Much Chinese export porcelain made for the Dutch market has a pseudo-armorial character, the most notable and largest group being monogrammed porcelain. Monograms are initials, often finely painted in the shape of a mirror monogram or cipher. A mirror monogram is a design of a monogram where the letters are reversed to make mirror images to produce an ornamental form. The word cipher is more or less synonymous with mirror monogram the with the emphasis on encrypting text with a combination of symbolic letters in an entwined weaving of letters.

Monograms and ciphers are mainly personal as opposed to coats of arms that beside by individuals can also be borne by whole families and communities. Pseudo-armorials are those emblems and signs which only resemble a coat of arm by using heraldic components such as a shield shape and/or banners, spears, flying angels etc. that surround the monogram or cipher. (Kroes 2007, p.56)

  

Condition teacup: A hairline to the rim.

Condition saucer: Perfect.

 

Reference:

Kroes 2007, p.56

  

Price: € 299 - $ 352 - £ 266

(the $ and £ prices are approximates and depend on the € price exchange rate)

 

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2012007
2012007

Chine de commande - Armorial / Pseudo-Armorial wares 1700-1800 - Pseudo-Armorial - Page 1

 

Object 2012007

 

Saucer

 

China

 

1730-1750

 

Height 24 mm (0.95 inch), diameter of rim 133 mm (5.24 inch), diameter of footring 79 mm (3.11 inch), weight 72 grams (2.54 ounce (oz.))

 

Saucer on footring, straight rim. Decorated in 'encre de Chine', gold, iro-red  and green and blue enamel with a central pseudo-Armorial monogram design within a wreath of leaves surmounted by a coronet, on the sides five groups of leafy scrolls. Round the rim a wave-pattern border. The reverse is undecorated.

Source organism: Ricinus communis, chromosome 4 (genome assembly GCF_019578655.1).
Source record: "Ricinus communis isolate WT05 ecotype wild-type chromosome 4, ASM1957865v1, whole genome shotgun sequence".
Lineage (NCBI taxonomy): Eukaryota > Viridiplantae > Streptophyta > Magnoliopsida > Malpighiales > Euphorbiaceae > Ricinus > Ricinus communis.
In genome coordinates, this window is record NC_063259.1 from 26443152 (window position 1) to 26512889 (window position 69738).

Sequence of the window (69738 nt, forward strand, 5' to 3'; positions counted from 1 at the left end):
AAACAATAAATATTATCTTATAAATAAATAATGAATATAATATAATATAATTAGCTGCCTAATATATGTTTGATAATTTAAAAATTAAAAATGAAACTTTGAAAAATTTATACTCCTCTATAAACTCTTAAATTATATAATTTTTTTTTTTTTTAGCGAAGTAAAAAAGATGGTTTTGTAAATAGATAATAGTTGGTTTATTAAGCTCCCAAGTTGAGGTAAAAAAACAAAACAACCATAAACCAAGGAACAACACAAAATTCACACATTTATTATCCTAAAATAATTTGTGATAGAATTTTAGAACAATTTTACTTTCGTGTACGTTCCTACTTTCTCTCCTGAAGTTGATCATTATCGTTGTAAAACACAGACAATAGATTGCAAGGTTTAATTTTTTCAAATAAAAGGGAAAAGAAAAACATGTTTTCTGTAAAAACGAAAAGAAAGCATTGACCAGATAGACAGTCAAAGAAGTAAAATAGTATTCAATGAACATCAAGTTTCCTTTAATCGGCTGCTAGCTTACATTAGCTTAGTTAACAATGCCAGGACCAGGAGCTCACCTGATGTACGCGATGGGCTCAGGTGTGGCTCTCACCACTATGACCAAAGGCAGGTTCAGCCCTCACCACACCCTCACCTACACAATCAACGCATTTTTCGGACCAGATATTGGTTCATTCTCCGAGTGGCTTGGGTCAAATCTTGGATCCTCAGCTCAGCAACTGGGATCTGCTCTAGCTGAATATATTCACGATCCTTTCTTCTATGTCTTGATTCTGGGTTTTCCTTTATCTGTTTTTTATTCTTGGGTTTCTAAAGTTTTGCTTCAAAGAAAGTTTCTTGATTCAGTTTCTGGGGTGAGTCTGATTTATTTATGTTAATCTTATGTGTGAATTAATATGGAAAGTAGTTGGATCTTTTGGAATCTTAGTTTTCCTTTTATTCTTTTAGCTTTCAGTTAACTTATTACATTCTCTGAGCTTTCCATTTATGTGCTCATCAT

Monograms and ciphers are mainly personal as opposed to coats of arms that beside by individuals can also be borne by whole families and communities. Pseudo-armorials are those emblems and signs which only resemble a coat of arm by using heraldic components such as a shield shape and/or banners, spears, flying angels etc. that surround the monogram or cipher. (Kroes 2007, p.56)

 

Condition: A popped bubble of glaze caused during the firing process and a fleabite to the rim, two Y-shaped hairlines to the base.

 

Reference:

Kroes 2007, p.56

 

Price: € 299 - $ 335 - £ 261

(the $ and £ prices are approximates and depend on the € price exchange rate)

 

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2011564
2011564

Chine de commande - Armorial / Pseudo-Armorial wares 1700-1800 - Pseudo-Armorial - Page 1

 

Object 2011564

 

Teacup and saucer

 

China

 

1760-1770

 

Height of teacup 42 mm (1.65 inch), diameter of rim 76 mm (2.99 inch), diameter of footring 40 mm (1.58 inch), weight 52 grams (1.83 ounce (oz.))

Height of saucer 29 mm (1.14 inch), diameter of rim 120 mm (4.72 inch), diameter of footring 70 mm (2.76 inch), weight 91 grams (3.21 ounce (oz.))

 

Teacup and saucer on footrings, straight rims. Decorated in various famille rose enamels with gold. Both teacup and saucer with a monogrammed oval surmounted by a coronet surrounded by European scrollwork with hanging flowers. In the oval the cipher 'CMD'. On the sides four groups of flowering branches. It is, until now, unknown to who this cipher refers.

 

At a young age G.A.H. Buisman became the heir to the family firm. Like his father who built an extensive collection of Chine de commande porcelain, G.A.H. Buisman also developed an expert's eye for porcelain. According to his wishes his collection of Chinese and Japanese porcelain depicting Dutch family armorials were to be sold at auction. It was sold as, 'European Noble and Private Collections, Including the G A.H. Buisman Jzn. Chinese Armorial Porcelain Collection' by Christie's Amsterdam, sale 2691, on 14.15 & 16 February 2006. In this sale lot 1103, consisted of four identically decorated famille rose 'monogrammed' cups and saucers. please see: 

For more information on G.A.H. Buisman Jzn, please see: